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  • Sisters of Selma: Bearing Witness to Change

    57 min - USA Jayasri Hart

    An unabashedly spiritual look at Dr. Martin Luther King's 1965 campaign for African American Voting Rights from some of its unsung foot soldiers--Catholic nuns. Newsreel footage, unearthed for this PBS documentary, has been skilfully edited into a perfect case study of civil disobedience. The film features sisters from 5 orders, some who were missioned in the 'Negro' parish in Selma, and others who went from the Midwest to march.

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  • Taking Guns from Boys

    57 min - Liberia, USA Jessie Deeter

    Documentary about a tiny West African nation ripped apart by a brutal civil war and the man who has come to establish peace there. United Nations Force Commander Daniel Opande has one year to deploy 15,000 multinational troops throughout Liberia, secure the countrys borders, make Liberia safe for civilians, and disarm 40,000 fighters from three warring factions who are not yet ready to stop fighting.

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  • Revolution '67

    90 min - USA Marylou Tibaldo-Bongiorno

    The American struggle with race, inequality, idealism, and power in the 1960s is explored through the story of the riots that erupted in Newark, New Jersey, in 1967. The untold story of what really happened during the Newark riots is told in archival footage, bold animation, and from the mouths of the people who lived it. The film's coda measures the vital signs of Newark today.

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  • Uganda Rising

    82 min - Uganda, Canada Jesse James Miller, Pete McCormack

    Narrated by Academy Award Winner: Kevin Spacey For two decades, the Acholi people of Northern Uganda have been caught in a civil war between a rebel group and a government force. The film chronicles the 20-year civil war raging in Northern Uganda between the Ugandan Government and the Lord's Resistance Army. This film is the story of Uganda, her stolen children, and the fight to be free.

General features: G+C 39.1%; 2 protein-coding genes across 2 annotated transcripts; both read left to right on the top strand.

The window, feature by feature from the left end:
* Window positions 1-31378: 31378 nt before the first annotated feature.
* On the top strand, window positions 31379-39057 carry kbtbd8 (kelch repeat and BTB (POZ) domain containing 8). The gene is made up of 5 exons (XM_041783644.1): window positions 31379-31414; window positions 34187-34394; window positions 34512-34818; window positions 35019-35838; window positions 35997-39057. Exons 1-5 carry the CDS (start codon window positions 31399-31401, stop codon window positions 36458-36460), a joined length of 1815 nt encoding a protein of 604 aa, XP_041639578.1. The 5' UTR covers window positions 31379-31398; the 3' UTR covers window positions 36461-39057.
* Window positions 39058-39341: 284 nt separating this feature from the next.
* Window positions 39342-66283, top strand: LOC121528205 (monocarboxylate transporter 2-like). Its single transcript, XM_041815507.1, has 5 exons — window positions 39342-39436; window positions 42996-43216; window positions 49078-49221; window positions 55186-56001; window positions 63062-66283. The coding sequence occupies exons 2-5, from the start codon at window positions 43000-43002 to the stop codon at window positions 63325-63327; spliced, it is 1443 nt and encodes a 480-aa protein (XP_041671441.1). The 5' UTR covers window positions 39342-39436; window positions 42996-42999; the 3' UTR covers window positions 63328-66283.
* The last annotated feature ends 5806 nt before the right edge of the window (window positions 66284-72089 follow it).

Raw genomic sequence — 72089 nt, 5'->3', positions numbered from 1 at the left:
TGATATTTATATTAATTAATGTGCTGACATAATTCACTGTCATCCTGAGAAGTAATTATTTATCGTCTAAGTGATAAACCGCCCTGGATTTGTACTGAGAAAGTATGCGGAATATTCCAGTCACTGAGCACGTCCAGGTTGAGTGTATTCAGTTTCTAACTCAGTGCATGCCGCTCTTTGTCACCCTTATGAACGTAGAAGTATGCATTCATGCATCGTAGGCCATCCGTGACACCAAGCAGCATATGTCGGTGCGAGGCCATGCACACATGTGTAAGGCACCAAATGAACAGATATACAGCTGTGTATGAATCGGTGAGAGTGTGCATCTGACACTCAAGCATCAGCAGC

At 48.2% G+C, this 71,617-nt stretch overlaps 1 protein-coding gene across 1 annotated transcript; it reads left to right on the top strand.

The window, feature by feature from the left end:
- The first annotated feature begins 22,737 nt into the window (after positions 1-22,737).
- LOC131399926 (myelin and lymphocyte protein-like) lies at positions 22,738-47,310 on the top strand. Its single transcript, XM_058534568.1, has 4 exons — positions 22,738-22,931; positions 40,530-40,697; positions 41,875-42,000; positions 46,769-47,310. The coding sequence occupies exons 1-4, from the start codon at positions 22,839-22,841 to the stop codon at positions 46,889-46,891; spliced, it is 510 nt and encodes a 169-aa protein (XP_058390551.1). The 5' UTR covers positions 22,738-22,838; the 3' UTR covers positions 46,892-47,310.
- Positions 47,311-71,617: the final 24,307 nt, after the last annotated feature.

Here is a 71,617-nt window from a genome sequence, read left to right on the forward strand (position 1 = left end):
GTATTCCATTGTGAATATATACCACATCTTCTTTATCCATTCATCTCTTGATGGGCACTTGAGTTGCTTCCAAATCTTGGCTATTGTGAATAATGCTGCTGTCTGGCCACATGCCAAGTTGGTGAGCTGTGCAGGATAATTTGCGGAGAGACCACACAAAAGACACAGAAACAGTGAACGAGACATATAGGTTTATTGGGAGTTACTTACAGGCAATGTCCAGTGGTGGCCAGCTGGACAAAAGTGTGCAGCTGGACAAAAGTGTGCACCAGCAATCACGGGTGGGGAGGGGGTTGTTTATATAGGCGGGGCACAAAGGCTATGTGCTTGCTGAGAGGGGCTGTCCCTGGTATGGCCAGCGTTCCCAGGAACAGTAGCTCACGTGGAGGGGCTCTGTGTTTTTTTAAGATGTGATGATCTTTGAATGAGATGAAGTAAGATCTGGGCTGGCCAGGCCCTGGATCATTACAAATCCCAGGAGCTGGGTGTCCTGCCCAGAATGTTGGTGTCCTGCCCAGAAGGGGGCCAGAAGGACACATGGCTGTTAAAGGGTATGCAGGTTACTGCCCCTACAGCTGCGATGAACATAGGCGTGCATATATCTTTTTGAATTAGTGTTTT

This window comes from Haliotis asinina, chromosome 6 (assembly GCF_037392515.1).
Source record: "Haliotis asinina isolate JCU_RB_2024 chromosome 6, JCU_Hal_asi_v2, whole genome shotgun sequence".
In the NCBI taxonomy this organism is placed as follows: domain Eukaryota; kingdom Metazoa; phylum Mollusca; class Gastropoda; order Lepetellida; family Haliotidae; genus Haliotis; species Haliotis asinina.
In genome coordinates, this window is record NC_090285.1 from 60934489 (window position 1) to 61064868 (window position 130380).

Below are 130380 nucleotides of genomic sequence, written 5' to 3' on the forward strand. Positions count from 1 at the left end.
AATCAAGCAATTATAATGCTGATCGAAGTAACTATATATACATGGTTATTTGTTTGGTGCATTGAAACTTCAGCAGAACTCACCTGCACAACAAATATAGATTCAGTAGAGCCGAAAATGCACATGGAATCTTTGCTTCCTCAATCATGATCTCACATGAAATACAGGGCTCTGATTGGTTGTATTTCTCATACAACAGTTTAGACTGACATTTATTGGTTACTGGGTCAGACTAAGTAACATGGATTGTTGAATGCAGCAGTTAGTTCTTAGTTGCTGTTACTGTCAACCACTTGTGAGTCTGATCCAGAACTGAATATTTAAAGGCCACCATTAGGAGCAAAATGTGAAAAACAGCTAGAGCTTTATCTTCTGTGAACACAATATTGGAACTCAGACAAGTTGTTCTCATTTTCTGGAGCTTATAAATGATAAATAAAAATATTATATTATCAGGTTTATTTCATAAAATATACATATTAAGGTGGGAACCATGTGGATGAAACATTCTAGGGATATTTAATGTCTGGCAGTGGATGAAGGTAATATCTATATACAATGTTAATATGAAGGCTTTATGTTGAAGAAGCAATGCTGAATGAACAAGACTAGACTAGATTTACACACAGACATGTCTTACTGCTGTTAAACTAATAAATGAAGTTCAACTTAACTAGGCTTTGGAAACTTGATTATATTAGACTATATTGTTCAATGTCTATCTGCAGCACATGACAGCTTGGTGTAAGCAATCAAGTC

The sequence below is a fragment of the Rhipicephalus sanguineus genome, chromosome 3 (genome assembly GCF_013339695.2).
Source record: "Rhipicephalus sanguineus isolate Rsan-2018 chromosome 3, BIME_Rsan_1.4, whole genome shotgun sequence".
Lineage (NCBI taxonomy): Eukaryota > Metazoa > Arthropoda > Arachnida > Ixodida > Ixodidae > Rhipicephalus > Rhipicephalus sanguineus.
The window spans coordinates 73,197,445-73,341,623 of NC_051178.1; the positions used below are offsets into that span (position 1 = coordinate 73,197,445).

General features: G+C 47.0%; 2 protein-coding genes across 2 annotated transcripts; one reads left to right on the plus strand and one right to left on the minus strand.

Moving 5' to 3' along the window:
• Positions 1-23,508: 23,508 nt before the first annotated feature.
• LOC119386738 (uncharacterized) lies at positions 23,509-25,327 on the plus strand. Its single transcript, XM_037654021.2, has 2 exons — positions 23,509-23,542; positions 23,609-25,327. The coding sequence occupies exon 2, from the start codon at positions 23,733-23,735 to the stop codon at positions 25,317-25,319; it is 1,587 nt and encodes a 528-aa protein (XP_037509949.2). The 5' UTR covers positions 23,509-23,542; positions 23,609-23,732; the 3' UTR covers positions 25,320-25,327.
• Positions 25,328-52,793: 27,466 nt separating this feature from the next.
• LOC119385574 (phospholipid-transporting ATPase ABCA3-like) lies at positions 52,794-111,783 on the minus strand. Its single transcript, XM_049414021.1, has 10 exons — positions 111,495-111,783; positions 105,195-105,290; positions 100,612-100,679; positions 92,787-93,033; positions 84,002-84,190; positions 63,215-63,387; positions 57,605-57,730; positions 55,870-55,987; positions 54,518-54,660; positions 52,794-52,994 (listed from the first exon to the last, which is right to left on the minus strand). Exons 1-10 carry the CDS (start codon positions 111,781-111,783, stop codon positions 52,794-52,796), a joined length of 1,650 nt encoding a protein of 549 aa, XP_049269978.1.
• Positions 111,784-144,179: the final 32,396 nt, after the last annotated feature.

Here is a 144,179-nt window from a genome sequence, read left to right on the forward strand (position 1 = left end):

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  • My image still complete

    57 min - Sierra Leone, Spain Alfonso Par

    A human story about how sport and friendship can overcome the hardest of situations. Three young boys who were victims of the massive amputations due to the civil war in Sierra Leone, and were destined to be alone, handicapped and beggars in the streets of Freetown. But one-day football came across their life. When they started to play, they understood they were not victims anymore: they were determined to become heroes.

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  • Zanzibar Soccer Queens

    87 min - Tanzania, United Kingdom Florence Ayisi

    Women's passion for soccer transcends gender boundaries and challenges the expected image of African women. The film presents a provocative and timely portrait of women fighters, a team of predominantly Muslim women determined to better their lives and define new identities through playing soccer.

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  • "A Little Bit of Love" The Making of a Message

    20 min - USA, Uganda Scott Hatfield

    The Ugandan medical world mixes with the hip Ugandan music world to create an HIV/AIDS awareness song to lessen the scourge in Africa and raise awareness about the growing menace of AIDS. The musicians get the word out with the help of an upbeat and danceable rhythm in both Luganda and English languages. The artists also talk about what the project has meant to them and how AIDS has affected their country and families.

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  • Hip Hop Nation

    10 min - Senegal Christina Choe

    A short documentary film about Hip Hop and globalization in Senegal, West Africa. MCs rap about African debt dependency, Islam, unemployment and poverty while startling footage of Tupac murals, mosques, and barefooted b-boys is set to a powerful soundtrack of hip hop protest songs.

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  • I Love Hip Hop in Morocco

    80 min - Morocco, USA Jennifer Needleman, Josh Asen

    A determined group of Moroccan Hip Hop hopefuls band together to create their country's first Hip Hop festival, a celebration of music, unity and free-speech. This film reflects the thoughts and dreams of the true future of the Arab world. These are not the images portrayed by the media; these are the real people. And their views on America, Islam, and the world in general.

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  • Suffering and Smiling

    60 min - Nigeria Dan Ollman

    The film focuses on African musician Femi Kuti, the son of highly politicized singer Fela Anikulapo Kuti, and his decades long struggle against the corruption of the Nigerian Government. Femi travels the length and breadth of the country - and further afield - trying to instill a sense of national pride in the people of Nigeria.